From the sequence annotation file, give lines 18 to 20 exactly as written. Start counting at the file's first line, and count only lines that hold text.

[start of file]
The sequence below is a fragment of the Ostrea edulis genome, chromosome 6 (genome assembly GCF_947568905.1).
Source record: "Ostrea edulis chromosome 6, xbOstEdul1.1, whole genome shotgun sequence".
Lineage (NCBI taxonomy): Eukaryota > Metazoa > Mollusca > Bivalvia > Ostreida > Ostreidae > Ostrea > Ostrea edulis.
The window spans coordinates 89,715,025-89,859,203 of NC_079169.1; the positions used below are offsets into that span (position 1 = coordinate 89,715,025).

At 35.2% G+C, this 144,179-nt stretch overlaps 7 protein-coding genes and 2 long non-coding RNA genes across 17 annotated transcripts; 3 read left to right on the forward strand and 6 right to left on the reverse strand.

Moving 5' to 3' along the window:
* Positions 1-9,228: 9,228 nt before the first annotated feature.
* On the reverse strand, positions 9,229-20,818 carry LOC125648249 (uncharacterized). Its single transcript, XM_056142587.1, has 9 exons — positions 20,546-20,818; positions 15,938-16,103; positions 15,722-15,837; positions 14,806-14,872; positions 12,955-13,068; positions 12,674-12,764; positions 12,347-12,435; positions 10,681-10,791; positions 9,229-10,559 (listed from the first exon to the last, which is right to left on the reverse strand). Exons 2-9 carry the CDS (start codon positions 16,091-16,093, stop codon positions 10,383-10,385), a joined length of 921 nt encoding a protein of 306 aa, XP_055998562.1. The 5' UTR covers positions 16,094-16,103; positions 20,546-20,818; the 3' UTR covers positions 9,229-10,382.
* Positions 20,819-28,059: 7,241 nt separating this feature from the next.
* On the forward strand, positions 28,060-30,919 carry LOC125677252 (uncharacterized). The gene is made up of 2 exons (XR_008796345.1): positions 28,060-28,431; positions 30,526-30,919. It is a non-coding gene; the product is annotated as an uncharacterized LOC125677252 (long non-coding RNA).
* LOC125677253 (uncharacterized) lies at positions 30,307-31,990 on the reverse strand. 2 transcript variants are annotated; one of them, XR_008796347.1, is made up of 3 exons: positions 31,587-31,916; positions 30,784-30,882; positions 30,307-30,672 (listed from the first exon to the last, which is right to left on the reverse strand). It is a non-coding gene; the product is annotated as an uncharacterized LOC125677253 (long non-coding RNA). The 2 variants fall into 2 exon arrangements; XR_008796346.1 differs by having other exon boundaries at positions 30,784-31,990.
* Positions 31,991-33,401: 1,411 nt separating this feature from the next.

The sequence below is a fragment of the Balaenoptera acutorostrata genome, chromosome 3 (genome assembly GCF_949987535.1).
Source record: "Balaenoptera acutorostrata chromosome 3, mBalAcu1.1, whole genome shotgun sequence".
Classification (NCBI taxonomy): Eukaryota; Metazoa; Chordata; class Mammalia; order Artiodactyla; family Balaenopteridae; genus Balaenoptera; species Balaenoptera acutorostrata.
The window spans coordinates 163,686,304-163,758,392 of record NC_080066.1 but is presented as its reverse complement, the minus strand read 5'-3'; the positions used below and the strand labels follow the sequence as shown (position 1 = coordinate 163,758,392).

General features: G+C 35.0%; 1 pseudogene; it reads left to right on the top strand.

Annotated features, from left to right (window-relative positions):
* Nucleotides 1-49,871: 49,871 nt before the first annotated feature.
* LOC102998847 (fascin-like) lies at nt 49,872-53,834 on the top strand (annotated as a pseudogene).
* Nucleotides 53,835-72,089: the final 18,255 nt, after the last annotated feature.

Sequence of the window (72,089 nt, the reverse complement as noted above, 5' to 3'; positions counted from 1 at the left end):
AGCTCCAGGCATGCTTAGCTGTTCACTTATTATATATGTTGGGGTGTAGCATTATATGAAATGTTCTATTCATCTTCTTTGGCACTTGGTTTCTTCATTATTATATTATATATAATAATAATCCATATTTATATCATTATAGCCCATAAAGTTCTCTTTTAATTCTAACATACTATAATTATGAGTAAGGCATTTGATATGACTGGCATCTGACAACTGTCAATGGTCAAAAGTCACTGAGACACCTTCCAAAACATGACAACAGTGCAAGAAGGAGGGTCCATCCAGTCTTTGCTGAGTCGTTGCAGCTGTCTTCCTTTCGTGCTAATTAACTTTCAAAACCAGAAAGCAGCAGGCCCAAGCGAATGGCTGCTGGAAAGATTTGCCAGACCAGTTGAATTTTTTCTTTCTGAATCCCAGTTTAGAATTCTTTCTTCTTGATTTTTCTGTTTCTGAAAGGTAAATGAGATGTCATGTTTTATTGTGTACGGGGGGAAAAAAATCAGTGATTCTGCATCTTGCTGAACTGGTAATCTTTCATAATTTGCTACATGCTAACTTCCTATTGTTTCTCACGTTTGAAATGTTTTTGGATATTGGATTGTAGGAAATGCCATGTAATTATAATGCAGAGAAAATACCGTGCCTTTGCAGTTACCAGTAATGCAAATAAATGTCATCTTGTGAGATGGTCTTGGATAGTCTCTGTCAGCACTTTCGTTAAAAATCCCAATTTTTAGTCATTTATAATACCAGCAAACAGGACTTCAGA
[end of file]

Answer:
Annotated features, from left to right (window-relative positions):
* Nucleotides 1-49,871: 49,871 nt before the first annotated feature.
* LOC102998847 (fascin-like) lies at nt 49,872-53,834 on the top strand (annotated as a pseudogene).